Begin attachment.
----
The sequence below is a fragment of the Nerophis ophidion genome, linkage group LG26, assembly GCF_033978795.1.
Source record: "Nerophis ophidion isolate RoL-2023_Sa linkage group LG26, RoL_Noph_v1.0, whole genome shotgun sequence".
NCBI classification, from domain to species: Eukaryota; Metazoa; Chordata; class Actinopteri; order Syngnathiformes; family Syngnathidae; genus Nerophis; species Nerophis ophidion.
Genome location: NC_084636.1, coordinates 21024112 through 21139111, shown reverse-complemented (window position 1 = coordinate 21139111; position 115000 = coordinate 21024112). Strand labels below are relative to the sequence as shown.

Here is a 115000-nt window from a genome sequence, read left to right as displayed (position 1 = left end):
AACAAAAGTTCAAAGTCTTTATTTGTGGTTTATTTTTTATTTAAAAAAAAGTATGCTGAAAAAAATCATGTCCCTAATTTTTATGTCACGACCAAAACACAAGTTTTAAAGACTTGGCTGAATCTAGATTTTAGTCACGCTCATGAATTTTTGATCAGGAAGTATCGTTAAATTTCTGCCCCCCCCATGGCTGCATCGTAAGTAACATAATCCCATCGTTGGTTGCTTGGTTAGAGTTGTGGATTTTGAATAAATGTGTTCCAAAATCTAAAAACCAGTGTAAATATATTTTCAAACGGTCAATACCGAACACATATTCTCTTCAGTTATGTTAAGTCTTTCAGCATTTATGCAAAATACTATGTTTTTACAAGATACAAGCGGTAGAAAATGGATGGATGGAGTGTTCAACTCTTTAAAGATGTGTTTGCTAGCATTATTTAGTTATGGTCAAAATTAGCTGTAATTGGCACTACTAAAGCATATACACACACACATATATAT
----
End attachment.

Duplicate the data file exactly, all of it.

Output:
The sequence below is a fragment of the Nerophis ophidion genome, linkage group LG26, assembly GCF_033978795.1.
Source record: "Nerophis ophidion isolate RoL-2023_Sa linkage group LG26, RoL_Noph_v1.0, whole genome shotgun sequence".
NCBI classification, from domain to species: Eukaryota; Metazoa; Chordata; class Actinopteri; order Syngnathiformes; family Syngnathidae; genus Nerophis; species Nerophis ophidion.
Genome location: NC_084636.1, coordinates 21024112 through 21139111, shown reverse-complemented (window position 1 = coordinate 21139111; position 115000 = coordinate 21024112). Strand labels below are relative to the sequence as shown.

Here is a 115000-nt window from a genome sequence, read left to right as displayed (position 1 = left end):
AACAAAAGTTCAAAGTCTTTATTTGTGGTTTATTTTTTATTTAAAAAAAAGTATGCTGAAAAAAATCATGTCCCTAATTTTTATGTCACGACCAAAACACAAGTTTTAAAGACTTGGCTGAATCTAGATTTTAGTCACGCTCATGAATTTTTGATCAGGAAGTATCGTTAAATTTCTGCCCCCCCCATGGCTGCATCGTAAGTAACATAATCCCATCGTTGGTTGCTTGGTTAGAGTTGTGGATTTTGAATAAATGTGTTCCAAAATCTAAAAACCAGTGTAAATATATTTTCAAACGGTCAATACCGAACACATATTCTCTTCAGTTATGTTAAGTCTTTCAGCATTTATGCAAAATACTATGTTTTTACAAGATACAAGCGGTAGAAAATGGATGGATGGAGTGTTCAACTCTTTAAAGATGTGTTTGCTAGCATTATTTAGTTATGGTCAAAATTAGCTGTAATTGGCACTACTAAAGCATATACACACACACATATATAT